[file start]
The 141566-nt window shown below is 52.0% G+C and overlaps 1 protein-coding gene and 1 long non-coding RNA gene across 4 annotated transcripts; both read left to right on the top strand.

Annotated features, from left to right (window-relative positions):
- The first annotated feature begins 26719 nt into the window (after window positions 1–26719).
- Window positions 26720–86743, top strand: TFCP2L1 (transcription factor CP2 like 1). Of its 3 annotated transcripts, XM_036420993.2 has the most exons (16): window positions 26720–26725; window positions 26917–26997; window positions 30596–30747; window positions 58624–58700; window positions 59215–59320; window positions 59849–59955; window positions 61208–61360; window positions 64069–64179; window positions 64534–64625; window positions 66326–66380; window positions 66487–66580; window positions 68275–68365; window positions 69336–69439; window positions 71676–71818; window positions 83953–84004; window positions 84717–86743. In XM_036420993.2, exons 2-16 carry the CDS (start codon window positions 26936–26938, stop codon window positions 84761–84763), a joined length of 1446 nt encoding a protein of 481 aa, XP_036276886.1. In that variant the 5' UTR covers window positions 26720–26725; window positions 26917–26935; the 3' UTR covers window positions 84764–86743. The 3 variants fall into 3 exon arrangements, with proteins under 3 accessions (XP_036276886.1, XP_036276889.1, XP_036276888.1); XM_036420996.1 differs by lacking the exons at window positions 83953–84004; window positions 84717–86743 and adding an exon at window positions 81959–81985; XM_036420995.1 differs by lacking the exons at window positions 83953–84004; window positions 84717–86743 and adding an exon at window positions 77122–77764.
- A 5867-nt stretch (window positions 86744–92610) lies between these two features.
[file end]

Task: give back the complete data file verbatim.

The 141566-nt window shown below is 52.0% G+C and overlaps 1 protein-coding gene and 1 long non-coding RNA gene across 4 annotated transcripts; both read left to right on the top strand.

Annotated features, from left to right (window-relative positions):
- The first annotated feature begins 26719 nt into the window (after window positions 1–26719).
- Window positions 26720–86743, top strand: TFCP2L1 (transcription factor CP2 like 1). Of its 3 annotated transcripts, XM_036420993.2 has the most exons (16): window positions 26720–26725; window positions 26917–26997; window positions 30596–30747; window positions 58624–58700; window positions 59215–59320; window positions 59849–59955; window positions 61208–61360; window positions 64069–64179; window positions 64534–64625; window positions 66326–66380; window positions 66487–66580; window positions 68275–68365; window positions 69336–69439; window positions 71676–71818; window positions 83953–84004; window positions 84717–86743. In XM_036420993.2, exons 2-16 carry the CDS (start codon window positions 26936–26938, stop codon window positions 84761–84763), a joined length of 1446 nt encoding a protein of 481 aa, XP_036276886.1. In that variant the 5' UTR covers window positions 26720–26725; window positions 26917–26935; the 3' UTR covers window positions 84764–86743. The 3 variants fall into 3 exon arrangements, with proteins under 3 accessions (XP_036276886.1, XP_036276889.1, XP_036276888.1); XM_036420996.1 differs by lacking the exons at window positions 83953–84004; window positions 84717–86743 and adding an exon at window positions 81959–81985; XM_036420995.1 differs by lacking the exons at window positions 83953–84004; window positions 84717–86743 and adding an exon at window positions 77122–77764.
- A 5867-nt stretch (window positions 86744–92610) lies between these two features.